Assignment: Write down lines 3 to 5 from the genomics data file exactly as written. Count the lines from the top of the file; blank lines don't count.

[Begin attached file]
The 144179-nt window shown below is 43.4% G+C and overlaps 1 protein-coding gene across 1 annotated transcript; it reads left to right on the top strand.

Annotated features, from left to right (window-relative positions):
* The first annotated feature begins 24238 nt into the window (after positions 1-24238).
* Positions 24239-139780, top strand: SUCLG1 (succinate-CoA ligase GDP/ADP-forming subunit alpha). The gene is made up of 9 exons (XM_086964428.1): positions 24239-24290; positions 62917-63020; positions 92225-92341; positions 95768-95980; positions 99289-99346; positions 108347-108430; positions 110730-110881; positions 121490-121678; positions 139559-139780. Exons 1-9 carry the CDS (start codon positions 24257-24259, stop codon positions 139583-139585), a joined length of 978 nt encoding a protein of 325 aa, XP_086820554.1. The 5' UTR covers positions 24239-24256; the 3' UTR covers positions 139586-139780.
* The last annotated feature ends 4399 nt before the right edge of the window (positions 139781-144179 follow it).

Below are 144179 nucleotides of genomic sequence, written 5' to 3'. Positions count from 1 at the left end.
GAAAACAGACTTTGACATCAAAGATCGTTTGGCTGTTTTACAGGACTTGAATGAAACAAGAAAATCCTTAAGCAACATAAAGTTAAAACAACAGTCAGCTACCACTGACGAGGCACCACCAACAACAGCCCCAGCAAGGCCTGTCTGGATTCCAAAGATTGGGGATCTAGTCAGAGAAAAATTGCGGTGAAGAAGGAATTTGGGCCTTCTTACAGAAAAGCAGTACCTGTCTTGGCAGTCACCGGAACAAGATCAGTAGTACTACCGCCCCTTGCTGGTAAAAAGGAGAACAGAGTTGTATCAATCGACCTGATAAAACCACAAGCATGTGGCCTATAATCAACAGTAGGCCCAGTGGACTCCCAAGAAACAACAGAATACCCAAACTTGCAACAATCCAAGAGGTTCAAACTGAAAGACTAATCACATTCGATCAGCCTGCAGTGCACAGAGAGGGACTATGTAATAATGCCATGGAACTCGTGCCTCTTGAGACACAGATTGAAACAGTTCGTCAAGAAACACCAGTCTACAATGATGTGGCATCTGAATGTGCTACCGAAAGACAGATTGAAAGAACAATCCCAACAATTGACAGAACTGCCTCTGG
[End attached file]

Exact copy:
* The first annotated feature begins 24238 nt into the window (after positions 1-24238).
* Positions 24239-139780, top strand: SUCLG1 (succinate-CoA ligase GDP/ADP-forming subunit alpha). The gene is made up of 9 exons (XM_086964428.1): positions 24239-24290; positions 62917-63020; positions 92225-92341; positions 95768-95980; positions 99289-99346; positions 108347-108430; positions 110730-110881; positions 121490-121678; positions 139559-139780. Exons 1-9 carry the CDS (start codon positions 24257-24259, stop codon positions 139583-139585), a joined length of 978 nt encoding a protein of 325 aa, XP_086820554.1. The 5' UTR covers positions 24239-24256; the 3' UTR covers positions 139586-139780.
* The last annotated feature ends 4399 nt before the right edge of the window (positions 139781-144179 follow it).